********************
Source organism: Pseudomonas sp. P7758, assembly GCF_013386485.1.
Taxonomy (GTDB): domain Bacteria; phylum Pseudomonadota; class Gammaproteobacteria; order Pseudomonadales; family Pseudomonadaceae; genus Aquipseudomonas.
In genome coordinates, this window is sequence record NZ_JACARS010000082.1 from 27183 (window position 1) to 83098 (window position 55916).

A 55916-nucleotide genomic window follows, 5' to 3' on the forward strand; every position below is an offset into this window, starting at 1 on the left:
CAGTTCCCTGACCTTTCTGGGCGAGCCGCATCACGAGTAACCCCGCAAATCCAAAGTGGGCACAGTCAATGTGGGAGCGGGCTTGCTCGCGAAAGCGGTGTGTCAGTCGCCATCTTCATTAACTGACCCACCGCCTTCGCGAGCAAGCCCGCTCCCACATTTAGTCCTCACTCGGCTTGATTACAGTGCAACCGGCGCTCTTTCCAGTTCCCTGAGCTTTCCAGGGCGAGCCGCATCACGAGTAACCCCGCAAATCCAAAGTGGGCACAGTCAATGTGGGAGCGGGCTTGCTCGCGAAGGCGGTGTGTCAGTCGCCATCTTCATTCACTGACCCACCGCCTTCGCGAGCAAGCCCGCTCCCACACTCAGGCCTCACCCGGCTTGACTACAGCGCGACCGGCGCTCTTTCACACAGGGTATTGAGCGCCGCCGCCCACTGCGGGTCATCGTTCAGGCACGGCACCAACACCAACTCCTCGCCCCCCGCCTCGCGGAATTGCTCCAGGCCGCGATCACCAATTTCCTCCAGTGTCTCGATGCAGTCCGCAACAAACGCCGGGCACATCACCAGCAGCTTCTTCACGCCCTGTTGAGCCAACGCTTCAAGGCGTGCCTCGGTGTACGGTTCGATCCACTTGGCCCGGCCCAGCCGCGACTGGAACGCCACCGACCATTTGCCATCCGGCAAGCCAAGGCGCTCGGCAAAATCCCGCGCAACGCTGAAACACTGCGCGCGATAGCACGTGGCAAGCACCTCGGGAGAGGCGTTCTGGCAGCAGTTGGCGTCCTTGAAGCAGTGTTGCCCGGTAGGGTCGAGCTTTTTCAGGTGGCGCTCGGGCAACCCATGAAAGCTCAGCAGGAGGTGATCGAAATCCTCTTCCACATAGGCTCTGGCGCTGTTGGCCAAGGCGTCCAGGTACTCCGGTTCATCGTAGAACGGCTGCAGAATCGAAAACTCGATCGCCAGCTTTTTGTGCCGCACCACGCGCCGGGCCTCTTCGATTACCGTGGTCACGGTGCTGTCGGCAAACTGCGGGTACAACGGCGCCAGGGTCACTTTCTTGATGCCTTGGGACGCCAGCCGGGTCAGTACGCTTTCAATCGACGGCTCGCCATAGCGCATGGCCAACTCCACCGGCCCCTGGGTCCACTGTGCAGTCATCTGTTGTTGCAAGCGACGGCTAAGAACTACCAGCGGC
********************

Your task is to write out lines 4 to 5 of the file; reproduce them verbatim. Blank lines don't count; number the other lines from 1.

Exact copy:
A 55916-nucleotide genomic window follows, 5' to 3' on the forward strand; every position below is an offset into this window, starting at 1 on the left:
CAGTTCCCTGACCTTTCTGGGCGAGCCGCATCACGAGTAACCCCGCAAATCCAAAGTGGGCACAGTCAATGTGGGAGCGGGCTTGCTCGCGAAAGCGGTGTGTCAGTCGCCATCTTCATTAACTGACCCACCGCCTTCGCGAGCAAGCCCGCTCCCACATTTAGTCCTCACTCGGCTTGATTACAGTGCAACCGGCGCTCTTTCCAGTTCCCTGAGCTTTCCAGGGCGAGCCGCATCACGAGTAACCCCGCAAATCCAAAGTGGGCACAGTCAATGTGGGAGCGGGCTTGCTCGCGAAGGCGGTGTGTCAGTCGCCATCTTCATTCACTGACCCACCGCCTTCGCGAGCAAGCCCGCTCCCACACTCAGGCCTCACCCGGCTTGACTACAGCGCGACCGGCGCTCTTTCACACAGGGTATTGAGCGCCGCCGCCCACTGCGGGTCATCGTTCAGGCACGGCACCAACACCAACTCCTCGCCCCCCGCCTCGCGGAATTGCTCCAGGCCGCGATCACCAATTTCCTCCAGTGTCTCGATGCAGTCCGCAACAAACGCCGGGCACATCACCAGCAGCTTCTTCACGCCCTGTTGAGCCAACGCTTCAAGGCGTGCCTCGGTGTACGGTTCGATCCACTTGGCCCGGCCCAGCCGCGACTGGAACGCCACCGACCATTTGCCATCCGGCAAGCCAAGGCGCTCGGCAAAATCCCGCGCAACGCTGAAACACTGCGCGCGATAGCACGTGGCAAGCACCTCGGGAGAGGCGTTCTGGCAGCAGTTGGCGTCCTTGAAGCAGTGTTGCCCGGTAGGGTCGAGCTTTTTCAGGTGGCGCTCGGGCAACCCATGAAAGCTCAGCAGGAGGTGATCGAAATCCTCTTCCACATAGGCTCTGGCGCTGTTGGCCAAGGCGTCCAGGTACTCCGGTTCATCGTAGAACGGCTGCAGAATCGAAAACTCGATCGCCAGCTTTTTGTGCCGCACCACGCGCCGGGCCTCTTCGATTACCGTGGTCACGGTGCTGTCGGCAAACTGCGGGTACAACGGCGCCAGGGTCACTTTCTTGATGCCTTGGGACGCCAGCCGGGTCAGTACGCTTTCAATCGACGGCTCGCCATAGCGCATGGCCAACTCCACCGGCCCCTGGGTCCACTGTGCAGTCATCTGTTGTTGCAAGCGACGGCTAAGAACTACCAGCGGC